It is a brave new world for human resource development managers. It asks a lot of us – to shift both our world views and our practices. It asks us to work with, not try and resolve the polarities that we activate when trying to reconcile a network activity with a corporate structure. These include:

Planned <–> Evolving
When working beyond organizational borders and with complex systems, it is still important to plan, but to also be open to that plan evolving as you tap into the world and it’s complexities. Consider shorter iterations in your organizational learning and planning cycles.
Talking <–> Listening
When your employees can listen to the world, they will have another “voice” to compare against your organizational voice. Make sure you are also listening to that world so your voice has credibility and consistency internally and externally.
Centralization <–> Networked

Like the shift towards evolution and listening, organizational structures are rarely just hierarchical but are instead networked to individuals and organizations outside of your organization.
Mandate <–> Create enabling conditions
When you have to be flexible and open to the outside, it’s useful to remember that the outside world cannot be mandated like an employee. Consider how creating mutually beneficial interactions or simply an inviting set of circumstances can allow you to tap into learning with the outside world.

Here are a few general tips to get you started.

  • Be strategic. Identify specific, strategic knowledge transfer opportunities, applying learning to organizational goals. Reward knowledge application. Encourage and provide mechanisms from employees to share their knowledge through gatherings, blogs and wikis.
  • Grow a “big ear.” Listen for conversations inside as well as outside of the organization — Web2.0 — the new web technologies — provide some excellent tools like RSS, tagging, and automated searches. Use this to inform your subsequent learning strategies.
  • Support learning as a way of life. Create conditions for personal, informal2 and voluntary learning. Make sure there is time in busy employees’ days for participation in relevant communities and networks. Give people tools and light support. Ask what they are learning about. Role model by openly pursuing your own learning agenda, including making “not knowing” ok. This is a motivation to learn.
  • Balance control with emergence. In a network world, if you provide too much resistance in one place, people will easily route around you and you lose the opportunity to engage an employee. Build trust and share outcomes rather than a stack of rules and restrictions. The networked world requires more openness and this can be both uncomfortable and different than past organizational norms and practice.
  • Support key strategic communities and networks. Identify those which are important and relevant to your employees, both within and outside of your organizations. This could mean offering a collaboration platform, sponsoring online or face to face gatherings, or simply allowing people time to participate. Don’t try and run the communities – they should be run by the members.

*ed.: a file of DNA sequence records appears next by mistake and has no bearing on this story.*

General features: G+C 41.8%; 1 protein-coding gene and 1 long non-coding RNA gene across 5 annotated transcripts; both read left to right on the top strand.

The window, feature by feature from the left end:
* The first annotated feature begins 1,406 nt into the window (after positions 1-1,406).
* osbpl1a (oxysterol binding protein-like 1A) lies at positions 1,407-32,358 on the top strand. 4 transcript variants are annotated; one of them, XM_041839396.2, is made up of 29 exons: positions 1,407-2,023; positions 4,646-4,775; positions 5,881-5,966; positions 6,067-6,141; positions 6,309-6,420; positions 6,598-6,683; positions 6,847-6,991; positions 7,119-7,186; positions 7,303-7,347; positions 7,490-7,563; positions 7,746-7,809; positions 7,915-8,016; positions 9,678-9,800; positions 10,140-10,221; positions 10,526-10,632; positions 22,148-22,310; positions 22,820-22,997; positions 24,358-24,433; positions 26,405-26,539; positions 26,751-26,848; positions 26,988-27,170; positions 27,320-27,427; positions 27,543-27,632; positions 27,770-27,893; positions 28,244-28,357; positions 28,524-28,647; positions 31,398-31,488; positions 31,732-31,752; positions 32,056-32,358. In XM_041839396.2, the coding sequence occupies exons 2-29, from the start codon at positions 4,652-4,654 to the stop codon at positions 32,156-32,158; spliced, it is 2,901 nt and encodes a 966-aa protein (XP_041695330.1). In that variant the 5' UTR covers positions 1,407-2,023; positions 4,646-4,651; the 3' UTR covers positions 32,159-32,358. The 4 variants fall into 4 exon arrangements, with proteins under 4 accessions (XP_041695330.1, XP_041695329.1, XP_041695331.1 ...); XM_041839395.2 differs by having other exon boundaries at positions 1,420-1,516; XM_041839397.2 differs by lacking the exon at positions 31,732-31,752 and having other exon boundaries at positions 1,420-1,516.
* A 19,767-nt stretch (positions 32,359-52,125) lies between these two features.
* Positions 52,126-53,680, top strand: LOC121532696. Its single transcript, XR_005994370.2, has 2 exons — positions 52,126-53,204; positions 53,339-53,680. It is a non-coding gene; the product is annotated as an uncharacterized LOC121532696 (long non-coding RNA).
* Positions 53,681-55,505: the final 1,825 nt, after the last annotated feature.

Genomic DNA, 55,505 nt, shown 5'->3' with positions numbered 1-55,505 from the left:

• Be prepared. Introducing CoPs and network ways of working introduces organizational change – so be ready.

What does the end of the story look like?

2013, the world
The KM4Dev gatherings this year have multiplied. There are now regional face to face gatherings, organized and fully funded out of appreciation by member organizations who have benefited from the community knowledge and support. Their human resources directors, in particular, have become champions of communities and networks that help their organization’s employees learn anytime, anywhere and with a diverse set of co-learners beyond the borders of the organisation itself.

Some things never change though. Josien ends her day with an online meeting, squeezing a telecon in between helping her children, now teenagers, with their home work and wrapping up her work nurturing a women’s dairy network that spans the globe, while Nancy, still in her pajamas, starts her day with tea and a little dose of community. Sometimes she has a grandchild painting at her desk. Their work has grown in harmony with their lives, making them productive contributors to the their group and the world, while retaining richness and diversity. A little laughter, a lot of warmth and affection and an ever-changing landscape of global learning.


1. http://www.blackwell-synergy.com/doi/abs/10.1111/0019-8676.00123 “Fully 40 percent of private-sector workers surveyed report that in the space of just one year, a change occurred at work that required them to learn new job skills.”2. http://www.oise.utoronto.ca/depts/sese/csew/nall/res/21adultsifnormallearning.htm

Founder of Full Circle Associates, Nancy White helps organizations connect through online and offline strategies. Nancy is an online interaction designer, facilitator and coach for distributed communities of practice, online learning, distributed teams and virtual communities. She has a special interest in the NGO and NPO sectors. Nancy teaches, presents and writes/blogs on online facilitation and interaction, social architecture and social media at www.fullcirc.com, www.fullcirc.com/weblog /onfacblog.htm

Josien Kapma works as independent consultant on knowledge mobility, communication and networking, mostly in rural environments. She is active in initiating, facilitating and participating in networks formed by farmers and rural inhabitants. She is also a dairy farmer, in Portugal.
www.josienkapma.com , jk@josienkapma.com

this article was published in: “Leren in organisaties” p. 30-34. 8e jaargang, nummer 6/7, juni 2008. Rotterdam.

DEANZ 2008 – my place, my space, my learning

Last week I was in Wellington New Zealand, participating in the DEANZ 2008 Conference. I loved the conference theme, “my place, my space, my learning!” Oh yeah!

On the first morning I had the great opportunity to offer the kick off keynote. As usual, I firehosed my way through 90 minutes talking about stewarding technology for learning with an emphasis on PEOPLE. I tagged a few of the blog responses here along with some other DEANZ08 related links. Below are the slides that I used in the keynote. (I don’t think anyone captured audio):